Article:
Astrotech and Cake

Last week included a trip to Edinburgh for STFC Council*. I arrived early (I recommend the night train, at least if you are within easy reach of Euston) and walked through Edinburgh in the mist to the UK Astronomy Technology Centre, which is nearly at the top of Blackford Hill to the south of the city centre. I’m not sure why it isn’t at the top of the hill, really. It is at the Royal Observatory, and in my experience astronomers always get themselves as high as possible.

The view from the terrace when I got there was not amazing

Although it did significantly improve as the morning went on.

I’d like to say the same happened during the meeting, and on some topics it did.

A science highlight we heard about was of course the successful launch and ongoing commissioning of the James Webb Space Telescope, in particular the MIRI instrument for the which the European contribution was led by UKATC’s Prof Gillian Wright. The meeting was in the Higgs Centre for Innovation, named of course for another of Edinburgh’s well-known bosons scientists. We had a small JWST celebration with cake, which was excellent although possibly not up to the very highest standards of PhysicsCakes.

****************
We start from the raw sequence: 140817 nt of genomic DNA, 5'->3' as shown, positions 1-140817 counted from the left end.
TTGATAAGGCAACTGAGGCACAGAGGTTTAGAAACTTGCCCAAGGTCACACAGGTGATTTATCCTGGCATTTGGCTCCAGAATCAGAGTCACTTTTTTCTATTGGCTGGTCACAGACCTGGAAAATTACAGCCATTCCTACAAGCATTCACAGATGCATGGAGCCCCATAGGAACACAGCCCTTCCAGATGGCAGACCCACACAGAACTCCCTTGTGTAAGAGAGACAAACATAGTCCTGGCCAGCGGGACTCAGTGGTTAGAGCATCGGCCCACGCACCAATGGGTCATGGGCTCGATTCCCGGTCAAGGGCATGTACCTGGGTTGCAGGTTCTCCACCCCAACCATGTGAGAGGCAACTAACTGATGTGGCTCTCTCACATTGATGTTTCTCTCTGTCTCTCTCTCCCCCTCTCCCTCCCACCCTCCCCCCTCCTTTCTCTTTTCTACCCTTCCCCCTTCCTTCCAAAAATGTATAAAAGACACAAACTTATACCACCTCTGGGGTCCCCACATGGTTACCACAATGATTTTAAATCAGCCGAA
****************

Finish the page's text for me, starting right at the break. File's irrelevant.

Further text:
Something I will remember for a while is these little optical-fibre-alignment robot eyes (below) moving in some complicated dance to select the field of view for MOONS, eventually to be deployed on the Very Large Telescope in Chile.

* I see on the webpage the meeting is still “to be confirmed” but it really happened, honest.

About Jon Butterworth

UCL Physics prof, works on LHC, writes (books, Cosmic Shambles and elsewhere). Citizen of England, UK, Europe & Nowhere, apparently.
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